DSEM The Good, the Bad and the Ugly

Finding Background Material
Encyclopedias can often give helpful overviews or definitions - if you run across a term you don't know, or if you want some quick background on a topic, check here.  This works best for topics that have not evolved significantly over the past couple of years, since encyclopedias tend to have established knowledge that is widely - but sometimes not universally - accepted.

Cultural Encyclopedia of the Body, 2008 Reference HM636 .C85 2008

Encyclopedia of Sex and Gender, 2003
Descriptions of ideals of beauty across many of the world's cultures

Finding Sources from a Citation
Academic works usually cite their sources, listing the articles, essays or books that the author has used in the development of the argument.  Where you will look for a source depends on the type of source it is:


Not sure what type of source you're looking for?  Here are some clues:

Books or essays in books generally have a place of publication listed, as well as a publisher:
       Gerdes, Louise I.  The Culture of BeautyDetroit: Greenhaven Press, 2013.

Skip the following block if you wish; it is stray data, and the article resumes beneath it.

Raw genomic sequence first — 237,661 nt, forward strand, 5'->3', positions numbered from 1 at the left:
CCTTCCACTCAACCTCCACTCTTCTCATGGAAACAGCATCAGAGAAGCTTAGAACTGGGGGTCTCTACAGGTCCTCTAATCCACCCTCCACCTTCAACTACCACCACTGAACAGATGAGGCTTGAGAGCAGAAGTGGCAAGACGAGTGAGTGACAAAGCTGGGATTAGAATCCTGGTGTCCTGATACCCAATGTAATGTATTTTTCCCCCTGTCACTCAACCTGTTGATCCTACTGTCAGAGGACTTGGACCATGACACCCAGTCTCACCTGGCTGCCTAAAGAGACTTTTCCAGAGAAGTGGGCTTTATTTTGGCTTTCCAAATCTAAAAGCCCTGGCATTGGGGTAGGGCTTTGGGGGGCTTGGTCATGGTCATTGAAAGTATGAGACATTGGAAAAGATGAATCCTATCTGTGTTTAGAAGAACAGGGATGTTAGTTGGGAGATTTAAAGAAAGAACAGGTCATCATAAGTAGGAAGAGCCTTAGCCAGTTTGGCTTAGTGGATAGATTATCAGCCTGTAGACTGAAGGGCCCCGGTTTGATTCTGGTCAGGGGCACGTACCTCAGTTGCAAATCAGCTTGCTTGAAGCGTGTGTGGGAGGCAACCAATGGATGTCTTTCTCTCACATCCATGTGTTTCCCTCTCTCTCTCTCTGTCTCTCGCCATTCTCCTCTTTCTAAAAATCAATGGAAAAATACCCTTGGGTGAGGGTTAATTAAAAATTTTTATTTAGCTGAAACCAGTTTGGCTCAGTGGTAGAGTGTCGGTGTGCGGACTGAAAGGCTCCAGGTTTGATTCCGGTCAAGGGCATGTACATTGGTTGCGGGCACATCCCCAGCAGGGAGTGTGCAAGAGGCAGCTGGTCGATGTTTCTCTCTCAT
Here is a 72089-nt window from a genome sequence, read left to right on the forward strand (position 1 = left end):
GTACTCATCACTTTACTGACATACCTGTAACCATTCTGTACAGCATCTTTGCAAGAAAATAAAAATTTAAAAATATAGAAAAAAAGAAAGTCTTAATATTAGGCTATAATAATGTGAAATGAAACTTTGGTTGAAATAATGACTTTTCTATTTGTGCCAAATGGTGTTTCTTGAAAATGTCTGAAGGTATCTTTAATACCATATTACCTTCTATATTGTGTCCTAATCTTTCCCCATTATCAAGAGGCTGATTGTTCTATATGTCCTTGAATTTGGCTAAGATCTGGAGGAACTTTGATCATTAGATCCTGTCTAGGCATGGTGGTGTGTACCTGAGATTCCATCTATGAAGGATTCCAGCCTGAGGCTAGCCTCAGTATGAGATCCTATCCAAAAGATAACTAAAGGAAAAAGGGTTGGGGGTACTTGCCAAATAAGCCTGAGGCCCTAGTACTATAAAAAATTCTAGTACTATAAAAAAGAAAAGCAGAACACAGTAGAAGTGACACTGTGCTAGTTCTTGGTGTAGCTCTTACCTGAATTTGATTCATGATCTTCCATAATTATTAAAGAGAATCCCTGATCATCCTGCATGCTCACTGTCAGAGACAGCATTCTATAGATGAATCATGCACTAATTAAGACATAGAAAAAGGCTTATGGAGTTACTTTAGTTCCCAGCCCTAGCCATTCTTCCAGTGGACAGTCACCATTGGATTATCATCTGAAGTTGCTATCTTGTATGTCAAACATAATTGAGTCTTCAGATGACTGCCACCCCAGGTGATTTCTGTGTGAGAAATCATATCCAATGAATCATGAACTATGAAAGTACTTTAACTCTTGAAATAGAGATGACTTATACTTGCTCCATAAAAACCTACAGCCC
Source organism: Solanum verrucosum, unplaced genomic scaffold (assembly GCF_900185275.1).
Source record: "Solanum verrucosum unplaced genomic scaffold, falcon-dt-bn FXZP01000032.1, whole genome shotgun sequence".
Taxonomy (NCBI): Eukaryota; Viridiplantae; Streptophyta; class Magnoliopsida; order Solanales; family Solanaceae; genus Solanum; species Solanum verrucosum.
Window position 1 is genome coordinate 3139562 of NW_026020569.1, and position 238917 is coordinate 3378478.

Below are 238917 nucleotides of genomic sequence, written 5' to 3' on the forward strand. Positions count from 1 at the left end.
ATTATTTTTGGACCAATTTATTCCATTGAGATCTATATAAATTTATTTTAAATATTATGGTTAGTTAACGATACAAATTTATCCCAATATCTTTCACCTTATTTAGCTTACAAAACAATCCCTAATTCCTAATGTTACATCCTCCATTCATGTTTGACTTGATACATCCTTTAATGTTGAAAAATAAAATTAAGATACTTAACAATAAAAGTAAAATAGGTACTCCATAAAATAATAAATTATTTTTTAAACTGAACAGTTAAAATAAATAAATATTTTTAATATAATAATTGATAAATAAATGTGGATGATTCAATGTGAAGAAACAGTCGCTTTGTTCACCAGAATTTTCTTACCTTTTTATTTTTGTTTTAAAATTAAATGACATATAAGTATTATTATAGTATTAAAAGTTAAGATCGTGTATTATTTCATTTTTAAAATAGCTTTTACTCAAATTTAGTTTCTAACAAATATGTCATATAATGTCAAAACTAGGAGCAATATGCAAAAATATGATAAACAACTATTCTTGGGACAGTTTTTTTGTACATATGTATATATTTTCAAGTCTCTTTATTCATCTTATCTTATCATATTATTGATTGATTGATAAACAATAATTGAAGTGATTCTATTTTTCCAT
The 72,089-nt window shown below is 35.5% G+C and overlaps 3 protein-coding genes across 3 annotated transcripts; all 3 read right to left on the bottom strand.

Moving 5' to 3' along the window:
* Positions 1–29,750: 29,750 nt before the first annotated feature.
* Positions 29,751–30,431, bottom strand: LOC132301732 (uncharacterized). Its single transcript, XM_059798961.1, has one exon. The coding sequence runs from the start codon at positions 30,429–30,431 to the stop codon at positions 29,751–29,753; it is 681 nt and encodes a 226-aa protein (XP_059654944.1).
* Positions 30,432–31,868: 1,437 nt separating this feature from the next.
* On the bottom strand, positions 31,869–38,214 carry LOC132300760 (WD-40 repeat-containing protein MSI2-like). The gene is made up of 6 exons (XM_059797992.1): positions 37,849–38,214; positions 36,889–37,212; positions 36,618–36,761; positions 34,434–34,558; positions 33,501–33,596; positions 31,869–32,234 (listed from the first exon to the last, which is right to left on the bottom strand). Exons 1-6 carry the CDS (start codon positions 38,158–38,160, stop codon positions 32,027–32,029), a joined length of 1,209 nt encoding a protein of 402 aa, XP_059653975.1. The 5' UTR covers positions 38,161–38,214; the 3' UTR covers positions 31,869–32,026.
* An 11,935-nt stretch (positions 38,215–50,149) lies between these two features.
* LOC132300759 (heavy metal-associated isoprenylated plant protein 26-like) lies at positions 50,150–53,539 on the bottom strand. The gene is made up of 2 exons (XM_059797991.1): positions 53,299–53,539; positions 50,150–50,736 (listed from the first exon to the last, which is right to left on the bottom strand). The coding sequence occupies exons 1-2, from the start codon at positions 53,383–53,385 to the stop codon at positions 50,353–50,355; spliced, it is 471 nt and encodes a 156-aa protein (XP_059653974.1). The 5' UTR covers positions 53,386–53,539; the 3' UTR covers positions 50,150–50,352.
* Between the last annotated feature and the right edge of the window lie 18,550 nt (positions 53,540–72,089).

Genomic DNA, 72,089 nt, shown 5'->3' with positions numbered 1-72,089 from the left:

Journal or magazine articles have both a title of the article as well as the title of the journal/magazine.  They generally will have a volume number, and either an issue number or a more specific date than just a year:
       Gervais, Sarah J., Arianne M. Holland and Michael D. Dodd.  ”My Eyes Are Up
                 Here:  The Nature of the Objectifying Gaze Toward Women.  Sex Roles
69.11 (2013): 557-570.

Finding Book Reviews
Book reviews appear in both popular and scholarly publications, with very different audiences.  When a book review is published in a magazine, newspaper or blog, the intention is frequently to suggest interesting books for the readers.  Some examples include:

Fat Gay Men - Slate Book Review
Feeding Desire - Google Books
Ain't I a Beauty Queen - Goodreads
Revolting Bodies -  Amazon

For more critical types of reviews, check Scholar Search, which indexes the materials available through Drew.  
  1. Enter the title of the book, in quotation marks, followed by AND and the author's last name:
  2. Then refine your search by checking Book Review under Content Type:
  3. If Scholar Search does not give you enough, check ProQuest, in Scholar Search's right column.